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Code Review: Superagent

Alex R. Young

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code-review

Code Review: Superagent

Posted by Alex R. Young on .
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code-review

Code Review: Superagent

Posted by Alex R. Young on .
*Code Review* is a series on DailyJS where I take a look at an open source project to see how it's built. Along the way we'll learn patterns and techniques by JavaScript masters. If you're looking for tips to write better apps, or just want to see how they're structured in established projects, then this is the tutorial series for you.

About Superagent

Superagent (GitHub: visionmedia / superagent, License: MIT, npm: superagent) by TJ Holowaychuk is a small HTTP
request library. My interest in the library was originally piqued when
TJ criticised the jQuery Ajax API, apparently building Superagent out of
sheer frustration.

jQuery's API while having recently added some promise-like support, is largely static, forcing you to build up big objects containing all the header fields and options, not to mention most of the options are awkwardly named "type" instead of "method", etc.

A common technique for mitigating high arity or complex
Object arguments is to use a chained API, which is exactly
what TJ has done:

request
  .post('/api/pet')
  .data({ name: 'Manny', species: 'cat' })
  .set('X-API-Key', 'foobar')
  .set('Accept', 'application/json')
  .end(function(res){
    if (res.ok) {
      alert('yay got ' + JSON.stringify(res.body));
    } else {
      alert('Oh no! error ' + res.text);
    }
  });

Another issue TJ cites is with callback signatures. jQuery's Ajax
callbacks take three parameters: data,
textStatus, and xhr, but TJ has replaced all
of these with one object.

As the man behind Express, it's not surprising
that TJ has an extremely solid grasp of HTTP-based APIs. He's also
corrected other inconsistent behaviour, like 4/500 response handling.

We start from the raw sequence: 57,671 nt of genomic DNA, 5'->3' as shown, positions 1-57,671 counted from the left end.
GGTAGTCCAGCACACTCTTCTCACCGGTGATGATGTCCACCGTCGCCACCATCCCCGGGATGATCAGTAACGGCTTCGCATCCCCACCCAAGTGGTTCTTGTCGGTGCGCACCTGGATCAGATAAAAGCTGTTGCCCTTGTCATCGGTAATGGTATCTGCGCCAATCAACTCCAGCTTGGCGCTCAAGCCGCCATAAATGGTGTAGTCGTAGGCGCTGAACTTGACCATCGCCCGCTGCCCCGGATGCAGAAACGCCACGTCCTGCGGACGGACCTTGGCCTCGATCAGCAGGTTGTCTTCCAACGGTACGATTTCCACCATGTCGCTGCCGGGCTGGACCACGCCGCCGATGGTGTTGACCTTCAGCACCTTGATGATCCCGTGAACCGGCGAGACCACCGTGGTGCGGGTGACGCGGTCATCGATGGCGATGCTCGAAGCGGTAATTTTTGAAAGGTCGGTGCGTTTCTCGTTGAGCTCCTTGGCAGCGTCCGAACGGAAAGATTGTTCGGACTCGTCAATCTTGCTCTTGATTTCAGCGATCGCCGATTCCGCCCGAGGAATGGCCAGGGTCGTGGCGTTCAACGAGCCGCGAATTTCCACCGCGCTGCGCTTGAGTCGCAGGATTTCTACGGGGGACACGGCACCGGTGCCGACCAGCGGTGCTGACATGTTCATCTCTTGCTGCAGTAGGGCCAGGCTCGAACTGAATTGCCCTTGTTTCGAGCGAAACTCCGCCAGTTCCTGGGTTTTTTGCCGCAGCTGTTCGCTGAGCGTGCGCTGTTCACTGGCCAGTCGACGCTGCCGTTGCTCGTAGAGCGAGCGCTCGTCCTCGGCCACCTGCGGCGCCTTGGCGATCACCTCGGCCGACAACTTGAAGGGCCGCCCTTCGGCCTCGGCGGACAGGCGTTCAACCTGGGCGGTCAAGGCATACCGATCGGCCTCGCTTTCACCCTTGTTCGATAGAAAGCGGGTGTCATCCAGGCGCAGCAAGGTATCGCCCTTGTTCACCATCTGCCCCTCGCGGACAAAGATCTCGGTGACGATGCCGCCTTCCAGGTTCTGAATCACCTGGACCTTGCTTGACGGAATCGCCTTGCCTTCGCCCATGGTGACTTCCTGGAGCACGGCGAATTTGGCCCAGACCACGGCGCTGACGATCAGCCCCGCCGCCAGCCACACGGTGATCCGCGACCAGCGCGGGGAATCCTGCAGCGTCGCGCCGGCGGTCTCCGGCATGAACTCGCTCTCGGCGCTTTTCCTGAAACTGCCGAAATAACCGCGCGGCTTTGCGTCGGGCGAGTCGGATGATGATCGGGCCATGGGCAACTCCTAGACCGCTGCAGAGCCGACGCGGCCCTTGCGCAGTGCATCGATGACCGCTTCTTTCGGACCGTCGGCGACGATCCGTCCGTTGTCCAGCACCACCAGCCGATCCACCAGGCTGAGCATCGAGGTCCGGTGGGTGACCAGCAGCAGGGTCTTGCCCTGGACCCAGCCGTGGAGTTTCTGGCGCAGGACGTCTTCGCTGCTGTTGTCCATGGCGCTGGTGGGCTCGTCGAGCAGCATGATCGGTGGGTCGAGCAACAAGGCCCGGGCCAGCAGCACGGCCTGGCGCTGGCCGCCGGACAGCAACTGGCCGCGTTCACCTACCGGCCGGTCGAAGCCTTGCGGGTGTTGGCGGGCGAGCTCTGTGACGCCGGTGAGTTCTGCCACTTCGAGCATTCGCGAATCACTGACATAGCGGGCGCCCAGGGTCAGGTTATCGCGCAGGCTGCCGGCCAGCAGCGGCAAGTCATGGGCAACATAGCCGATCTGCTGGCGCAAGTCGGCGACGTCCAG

This library has nascent Node support. I've tested it out and it's
already looking like a clean and simple way to fire off server-side HTTP
requests.

Structure

This project is fairly typical for TJ (and a growing number of
Node-based developers); it includes a Makefile,
package.json with developer dependencies for tests, and
source under lib/. The Makefile includes recipes for
building and minimising the client-side code, which I suggest you reuse
if you're interested in building client-side projects with JavaScript
across the entire stack.

TJ includes a very neat little EventEmitter library for
browsers to use. Since this project isn't built specifically for jQuery
there's other chunks of functionality that would typically be found in a
library: in the main source file there's isFunction and
isObject.

Superagent also has to deal with Microsoft's XMLHttpRequest
implementation:

var getXHR = 'XMLHttpRequest' in this
  ? function(){ return new XMLHttpRequest }
  : function(){ return new ActiveXObject('Microsoft.XMLHTTP') };

I know that to support a wide range of Microsoft's implementations this
might need to be extended with Msxml2.XMLHTTP.6.0,
Msxml2.XMLHTTP.3.0, and Msxml2.XMLHTTP. This
is partially documented in Microsoft's XMLHttpRequest Object
documentation

(but doesn't cover IE prior to 7).

While we're on the subject of IE, the tests depend on a native version
of the JSON object which IE doesn't have. Most projects
usually include json2 to
accomplish this. I expect TJ just hasn't had time to explore IE fully
yet (he only released Superagent yesterday).

The default MIME types should be easy to extend through the
types property:

exports.types = {
      html: 'text/html'
    , json: 'application/json'
    , urlencoded: 'application/x-www-form-urlencoded'
  };

The MIME types are then backed up with associated parsers:

exports.parse = {
      'application/x-www-form-urlencoded': parseString
    , 'application/json': JSON.parse
  };

The whole library is built around the Request and
Response objects, which is extremely reminiscent of
Express. They both wrap functionality around the
XMLHttpRequest object, and are well documented and easy to
follow. The Request object inherits from
EventEmitter, and calls the original constructor:

function Request(method, url) {
  var self = this;
  EventEmitter.call(this);

// ...

Request.prototype = new EventEmitter;
Request.prototype.constructor = Request;

Using EventEmitter this way makes dealing with asynchronous
requests trivial:

this.on('end', function(){
  self.callback(new Response(self.xhr));
});

// state change
xhr.onreadystatechange = function(){
  if (4 == xhr.readyState) self.emit('end');
};

Conclusion

Superagent's API is definitely nice, and the project has been packaged
in a careful and friendly way. Although I suspect a few browser quirks
might need patching to encourage wide adoption, it should be fairly
trivial for people to contribute such patches -- considering the
documentation and tests that TJ has already written.